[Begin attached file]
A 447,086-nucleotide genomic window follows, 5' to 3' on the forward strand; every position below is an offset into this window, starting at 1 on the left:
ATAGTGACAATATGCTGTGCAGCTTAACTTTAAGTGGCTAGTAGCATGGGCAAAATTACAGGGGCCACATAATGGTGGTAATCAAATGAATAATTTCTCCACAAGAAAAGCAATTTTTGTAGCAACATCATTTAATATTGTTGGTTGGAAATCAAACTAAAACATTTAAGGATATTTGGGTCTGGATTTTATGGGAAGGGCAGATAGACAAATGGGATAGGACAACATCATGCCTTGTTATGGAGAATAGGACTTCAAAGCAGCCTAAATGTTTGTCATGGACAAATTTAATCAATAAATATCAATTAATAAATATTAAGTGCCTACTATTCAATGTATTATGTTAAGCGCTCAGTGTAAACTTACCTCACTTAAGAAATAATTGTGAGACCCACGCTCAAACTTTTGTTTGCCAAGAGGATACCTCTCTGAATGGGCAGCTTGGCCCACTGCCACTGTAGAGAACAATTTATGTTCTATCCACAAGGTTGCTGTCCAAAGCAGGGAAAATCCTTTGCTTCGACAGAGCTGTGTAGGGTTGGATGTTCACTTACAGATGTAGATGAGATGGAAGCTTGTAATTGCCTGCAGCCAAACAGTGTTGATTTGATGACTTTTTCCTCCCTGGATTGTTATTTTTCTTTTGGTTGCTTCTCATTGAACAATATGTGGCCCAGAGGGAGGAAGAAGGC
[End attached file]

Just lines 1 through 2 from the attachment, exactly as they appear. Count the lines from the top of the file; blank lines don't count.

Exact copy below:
A 447,086-nucleotide genomic window follows, 5' to 3' on the forward strand; every position below is an offset into this window, starting at 1 on the left:
ATAGTGACAATATGCTGTGCAGCTTAACTTTAAGTGGCTAGTAGCATGGGCAAAATTACAGGGGCCACATAATGGTGGTAATCAAATGAATAATTTCTCCACAAGAAAAGCAATTTTTGTAGCAACATCATTTAATATTGTTGGTTGGAAATCAAACTAAAACATTTAAGGATATTTGGGTCTGGATTTTATGGGAAGGGCAGATAGACAAATGGGATAGGACAACATCATGCCTTGTTATGGAGAATAGGACTTCAAAGCAGCCTAAATGTTTGTCATGGACAAATTTAATCAATAAATATCAATTAATAAATATTAAGTGCCTACTATTCAATGTATTATGTTAAGCGCTCAGTGTAAACTTACCTCACTTAAGAAATAATTGTGAGACCCACGCTCAAACTTTTGTTTGCCAAGAGGATACCTCTCTGAATGGGCAGCTTGGCCCACTGCCACTGTAGAGAACAATTTATGTTCTATCCACAAGGTTGCTGTCCAAAGCAGGGAAAATCCTTTGCTTCGACAGAGCTGTGTAGGGTTGGATGTTCACTTACAGATGTAGATGAGATGGAAGCTTGTAATTGCCTGCAGCCAAACAGTGTTGATTTGATGACTTTTTCCTCCCTGGATTGTTATTTTTCTTTTGGTTGCTTCTCATTGAACAATATGTGGCCCAGAGGGAGGAAGAAGGC